Douglas County commissioners are pondering what could be a 2 to 3 mill increase in its 2009 budget, even with reductions in services.
All three commissioners said they are opposed to a 5-plus mill levy increase, which would be necessary to continue the same level of services the 2008 budget provides.
During Monday budget discussions, Commissioner Bob Johnson said he could support a 3 mill increase to support capital improvements, economic development initiatives and basic county operations.
Commissioners Charles Jones and Jere McElhaney said they were leaning more toward a
2 mill or lower overall increase.
"I would say nobody is off the hook," Jones said.
And that includes personnel, Jones said, although he stopped short of saying there would be job cuts.
"We're not going to be able to get through this without having a serious discussion about personnel costs," he said.
As a county resident, a tax increase will be difficult to take, McElhaney said.
"As a commissioner I've got to make a responsible decision," he added.
McElhaney said he is reluctant to drastically cut public works and law enforcement.
A mill is $1 in taxes for every $1,000 of assessed valuation. A
1 mill increase in the county budget amounts to about $1.1 million, County Administrator Craig Weinaug said.
Increased costs, mainly because of fuel and employee health insurance, along with declining property valuations and weak sales tax revenue are among issues affecting the 2009 budget, Weinaug has said.
Johnson said he thinks the county should annually set aside 1 mill for economic development. Even if the money were not spent, a fund would be there when opportunities appear, he said. He said more needs to be done to make the county attractive to new businesses. More economic development will help alleviate future economic downturns, he said.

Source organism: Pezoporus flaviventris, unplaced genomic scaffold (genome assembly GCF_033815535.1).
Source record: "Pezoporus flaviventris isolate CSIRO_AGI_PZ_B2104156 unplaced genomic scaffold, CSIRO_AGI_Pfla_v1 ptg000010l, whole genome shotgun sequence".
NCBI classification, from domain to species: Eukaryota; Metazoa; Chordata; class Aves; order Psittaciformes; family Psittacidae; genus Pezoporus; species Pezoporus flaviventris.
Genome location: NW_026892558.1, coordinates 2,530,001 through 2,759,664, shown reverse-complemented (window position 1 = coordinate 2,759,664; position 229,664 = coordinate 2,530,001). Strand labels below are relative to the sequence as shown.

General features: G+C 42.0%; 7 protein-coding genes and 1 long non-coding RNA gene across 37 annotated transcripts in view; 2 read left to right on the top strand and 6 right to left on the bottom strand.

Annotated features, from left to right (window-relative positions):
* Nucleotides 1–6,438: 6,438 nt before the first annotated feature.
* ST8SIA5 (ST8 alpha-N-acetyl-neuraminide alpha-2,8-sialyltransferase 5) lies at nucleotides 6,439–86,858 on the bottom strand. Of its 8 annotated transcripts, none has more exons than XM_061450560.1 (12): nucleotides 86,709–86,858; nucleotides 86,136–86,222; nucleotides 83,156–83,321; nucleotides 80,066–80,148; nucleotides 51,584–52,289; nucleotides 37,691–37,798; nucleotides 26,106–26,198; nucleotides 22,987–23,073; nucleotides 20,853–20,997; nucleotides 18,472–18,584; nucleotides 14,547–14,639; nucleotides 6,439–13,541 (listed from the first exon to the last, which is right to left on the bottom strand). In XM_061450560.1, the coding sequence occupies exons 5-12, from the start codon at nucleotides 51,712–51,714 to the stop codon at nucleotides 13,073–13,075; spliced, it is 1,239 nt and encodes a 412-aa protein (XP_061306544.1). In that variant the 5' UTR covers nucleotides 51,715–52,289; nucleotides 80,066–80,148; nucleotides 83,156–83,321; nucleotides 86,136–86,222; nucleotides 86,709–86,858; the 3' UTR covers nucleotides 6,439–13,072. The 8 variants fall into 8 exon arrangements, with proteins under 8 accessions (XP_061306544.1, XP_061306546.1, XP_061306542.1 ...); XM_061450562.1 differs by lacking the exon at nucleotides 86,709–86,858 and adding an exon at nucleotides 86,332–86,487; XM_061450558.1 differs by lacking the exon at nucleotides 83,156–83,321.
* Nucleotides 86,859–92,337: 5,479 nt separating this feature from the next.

"If we don't do something about that then we're going to be fighting that problem for years and years," Johnson said.
The effect budget cuts will have became apparent during talks with some county-supported agencies and department heads on Monday. A variety of options have been presented by county officials for getting down to 2 or 3 mill increases. Potential cuts range from 5 percent to 40 percent. Commissioners have the final say and can come up with their own budget formulas.
The county provides funds to Cottonwood Inc., which has programs and jobs for the developmentally disabled. It could see budget cuts of 5 percent or 30 percent. Cottonwood Director Sharon Spratt said a 30 percent cut could mean closure or reductions in its program for disabled retirees who have suffered from strokes and seizures.
"That would really give us pause," Spratt said of dealing with a 30 percent cut.
A 30 percent cut to the Lawrence Humane Society could mean discontinuing 24-hour dog pickups and other reductions, director Midge Grinstead said.
Cuts would also affect maintenance at the Douglas County 4-H Fairgrounds, said Bill Bell, county building and grounds director.
Commissioners, however, say some cuts to fairgrounds maintenance and cuts to some other budget items would be like dropping off from what is now an A-plus service, a level that the county can't afford this year.
"We've had it so good for so long," McElhaney said.
Commissioners will continue budget discussions starting at 8:30 a.m. Wednesday. Discussions are expected to continue into next week.